The fifth full season of flogging came to an end last Thursday when we met up for the usual 6:35 AM launch time, pointy-sharp, and did six laps around the PV golf course with the La Cuesta 18-percent cherry on top. It was the biggest turnout of the year, and a couple of riders showed that the best way to do the Flog Ride is to come only on the final day, when you can get coffee, a cupcake, a donut, watch someone get spanked with a whip, and then not have to show up again until the following August.
Every year I take it upon myself to recite the history of the Flog Ride, which has a Facebag presence as Love and Thursday. The ride was invented by Junkyard, who has been lost for a long time now up on the Pacific Crest Trail, searching for leftovers of the Donner Party as he hikes his way to Australia. But that’s another story …
In 2014, Westchester Parkway was being torn up so badly with construction that the NPR was even more suicidal than usual, so Junkyard, not desirous of additional metal additions to his skeleton, mapped out the route of the Flog. His goal was to do a neutral lap, then three hard continuous laps, the final one finishing on La Cuesta.
I was at that first one, and made sure we were 100% neutral until we left the parking lot, after which it was the opposite of neutral. We raced the thing for four straight laps and everyone was so cross-eyed that we voted unanimously to make it a full six laps for evermore, and anyone who wanted a neutral lap could do it before the ride or after, home in bed.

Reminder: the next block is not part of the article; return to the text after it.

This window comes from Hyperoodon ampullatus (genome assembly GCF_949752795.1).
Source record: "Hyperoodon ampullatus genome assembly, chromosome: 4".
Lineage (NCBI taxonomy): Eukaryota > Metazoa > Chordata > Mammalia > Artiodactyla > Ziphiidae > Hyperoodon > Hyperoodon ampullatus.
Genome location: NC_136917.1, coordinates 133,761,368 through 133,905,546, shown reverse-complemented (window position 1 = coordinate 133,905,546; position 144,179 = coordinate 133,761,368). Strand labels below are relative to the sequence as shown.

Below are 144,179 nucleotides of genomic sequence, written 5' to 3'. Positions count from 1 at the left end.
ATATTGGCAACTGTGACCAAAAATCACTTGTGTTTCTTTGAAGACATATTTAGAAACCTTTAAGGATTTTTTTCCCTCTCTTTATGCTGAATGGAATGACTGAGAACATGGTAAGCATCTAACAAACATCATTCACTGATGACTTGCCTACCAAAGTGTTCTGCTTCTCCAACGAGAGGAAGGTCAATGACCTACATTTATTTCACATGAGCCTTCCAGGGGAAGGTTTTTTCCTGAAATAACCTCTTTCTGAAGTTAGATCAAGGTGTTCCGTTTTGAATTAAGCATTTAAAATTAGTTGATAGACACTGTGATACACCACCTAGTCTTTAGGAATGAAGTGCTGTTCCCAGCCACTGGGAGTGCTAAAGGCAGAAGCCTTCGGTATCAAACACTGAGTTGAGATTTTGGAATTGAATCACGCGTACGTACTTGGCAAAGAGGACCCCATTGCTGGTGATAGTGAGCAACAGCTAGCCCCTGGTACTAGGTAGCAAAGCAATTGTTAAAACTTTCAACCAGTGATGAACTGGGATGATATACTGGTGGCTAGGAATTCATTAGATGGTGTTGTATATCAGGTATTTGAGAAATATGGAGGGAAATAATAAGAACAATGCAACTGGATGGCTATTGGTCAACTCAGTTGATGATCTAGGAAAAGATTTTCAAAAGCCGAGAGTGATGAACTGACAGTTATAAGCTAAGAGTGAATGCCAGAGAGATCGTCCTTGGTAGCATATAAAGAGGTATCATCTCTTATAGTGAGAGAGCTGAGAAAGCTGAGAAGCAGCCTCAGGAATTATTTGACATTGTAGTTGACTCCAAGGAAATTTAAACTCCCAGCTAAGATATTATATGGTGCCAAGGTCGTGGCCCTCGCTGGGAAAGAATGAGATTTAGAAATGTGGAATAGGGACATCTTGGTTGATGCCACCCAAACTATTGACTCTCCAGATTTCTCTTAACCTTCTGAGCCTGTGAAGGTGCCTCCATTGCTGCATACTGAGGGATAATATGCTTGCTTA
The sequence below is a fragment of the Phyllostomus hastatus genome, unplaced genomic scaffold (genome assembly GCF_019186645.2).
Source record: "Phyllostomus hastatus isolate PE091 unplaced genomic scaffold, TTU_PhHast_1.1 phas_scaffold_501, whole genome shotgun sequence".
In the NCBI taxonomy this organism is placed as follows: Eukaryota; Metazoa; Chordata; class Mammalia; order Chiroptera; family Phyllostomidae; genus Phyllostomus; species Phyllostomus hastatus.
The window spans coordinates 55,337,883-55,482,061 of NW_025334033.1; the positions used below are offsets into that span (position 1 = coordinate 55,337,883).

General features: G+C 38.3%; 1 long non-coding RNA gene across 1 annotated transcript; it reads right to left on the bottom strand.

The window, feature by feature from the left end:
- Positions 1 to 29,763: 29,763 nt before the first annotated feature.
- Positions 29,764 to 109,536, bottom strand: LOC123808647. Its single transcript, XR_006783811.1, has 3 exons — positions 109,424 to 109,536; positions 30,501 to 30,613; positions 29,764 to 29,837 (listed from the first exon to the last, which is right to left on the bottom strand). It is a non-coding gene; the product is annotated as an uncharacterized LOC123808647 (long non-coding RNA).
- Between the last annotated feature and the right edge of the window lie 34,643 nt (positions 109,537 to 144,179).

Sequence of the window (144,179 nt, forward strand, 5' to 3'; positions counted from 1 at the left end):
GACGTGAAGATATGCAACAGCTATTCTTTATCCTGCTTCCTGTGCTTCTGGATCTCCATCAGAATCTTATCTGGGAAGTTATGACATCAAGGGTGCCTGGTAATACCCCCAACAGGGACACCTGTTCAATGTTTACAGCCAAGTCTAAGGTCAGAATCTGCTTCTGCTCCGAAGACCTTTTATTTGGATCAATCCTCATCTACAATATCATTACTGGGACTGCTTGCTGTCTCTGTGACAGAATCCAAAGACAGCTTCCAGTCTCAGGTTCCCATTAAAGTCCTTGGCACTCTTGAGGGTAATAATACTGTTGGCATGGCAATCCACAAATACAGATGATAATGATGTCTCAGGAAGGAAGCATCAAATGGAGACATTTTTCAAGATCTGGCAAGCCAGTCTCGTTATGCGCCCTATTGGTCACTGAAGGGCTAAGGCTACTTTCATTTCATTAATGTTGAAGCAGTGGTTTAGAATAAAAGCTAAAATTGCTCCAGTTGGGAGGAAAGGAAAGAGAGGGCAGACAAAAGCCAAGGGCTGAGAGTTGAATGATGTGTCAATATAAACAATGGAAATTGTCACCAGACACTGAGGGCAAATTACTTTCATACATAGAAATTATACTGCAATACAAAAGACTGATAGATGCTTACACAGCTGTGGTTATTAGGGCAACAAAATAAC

That first season ran from October 2014 until August 2015. Thereafter, owing to the exhausting nature of the ride, it started up in January and ended in August, giving floggers four months of “rest” in between regular floggings.
For the first two years it was a six-lap race. You got dropped immediately and then slogged it out alone or in a chase group. The Love and Thursday moniker was quickly changed to the Flog Ride, since we rode around the PV Golf Course, and “flog” is “golf” spelled backwards.
In Year Three, Mike Hines suggested that we regroup at the top of the golf course and instead of a six-lap race, we turn it into a series of six intervals. This was much more awful and painful, so everyone assented and the modern configuration was born. Starting in 2018 the winner of each lap got a point and at year’s end the rider with the most points was awarded, and then beaten with, a flog.
I still remember someone asking about points for second and third place. “At the flog, there are two places,” he was told. “First. And everything else.”
Few people do the Flog more than once. The surest way to know someone will never come again is when he says, “Wow! This is a great ride! I love this!”
The Flog Ride has had some impressive emeriti, including Daniel Holloway, Emerson Orante, and a whole host of lokalmotors, none more dominant than the Wily Greek who, when he was still eating food, would ride solo for six laps. Other legends include Chris Tregillis, James Cowan, Dan Cobley, Emily Georgeson, Kristie Fox, and occasional assassins like Evens Stievenart and Julien Bourdevaire.
What makes the Flog the Flog, though, are the riders who show up week in, week out, pushing themselves to get fit, fighting tooth and claw for every yard. For years those riders included Michelle Landes, Peyton Cooke, Greg Lonergan, Craig Leeuwenburgh, Bob Spalding, Aaron Wimberley, Derek Brauch, Jon Davy, Major Bob, and they now boast riders like Dan Fischer, John Labib, Rebekah Potter, Bob Reichmann, Brandon Berlasco, Wes Morgan, Peter Benham, Ben and Amy Lauer, and Bill Klahr.
This year’s flog was awarded to Ivan Fernandez, and the ceremonial spanking administered by last year’s winner, Dan Cobley. We trusted that it was well disinfected before put to use.
January 2 seems like a long way off. But … it’s not.
Read this far? Go ahead and hit this “subscribe” link! Cheaper than a Lamborghini, and in almost as poor taste! Thank you–